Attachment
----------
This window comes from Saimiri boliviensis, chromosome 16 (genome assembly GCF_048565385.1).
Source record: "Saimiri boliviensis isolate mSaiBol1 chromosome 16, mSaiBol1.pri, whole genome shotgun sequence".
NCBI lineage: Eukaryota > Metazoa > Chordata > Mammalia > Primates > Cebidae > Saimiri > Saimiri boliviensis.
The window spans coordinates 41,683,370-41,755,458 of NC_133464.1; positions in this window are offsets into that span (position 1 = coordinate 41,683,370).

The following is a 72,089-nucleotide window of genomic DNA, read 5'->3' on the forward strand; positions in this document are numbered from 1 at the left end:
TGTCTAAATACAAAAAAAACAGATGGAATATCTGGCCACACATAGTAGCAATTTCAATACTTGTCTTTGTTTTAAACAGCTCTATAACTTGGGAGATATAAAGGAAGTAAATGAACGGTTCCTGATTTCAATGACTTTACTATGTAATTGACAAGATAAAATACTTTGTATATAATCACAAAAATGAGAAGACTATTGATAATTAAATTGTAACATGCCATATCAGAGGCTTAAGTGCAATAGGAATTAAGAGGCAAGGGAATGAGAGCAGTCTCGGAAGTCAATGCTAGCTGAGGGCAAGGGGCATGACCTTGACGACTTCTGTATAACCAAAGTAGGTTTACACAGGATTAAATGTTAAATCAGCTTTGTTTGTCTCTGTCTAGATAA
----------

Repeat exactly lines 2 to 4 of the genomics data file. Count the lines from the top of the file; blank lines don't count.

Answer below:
Source record: "Saimiri boliviensis isolate mSaiBol1 chromosome 16, mSaiBol1.pri, whole genome shotgun sequence".
NCBI lineage: Eukaryota > Metazoa > Chordata > Mammalia > Primates > Cebidae > Saimiri > Saimiri boliviensis.
The window spans coordinates 41,683,370-41,755,458 of NC_133464.1; positions in this window are offsets into that span (position 1 = coordinate 41,683,370).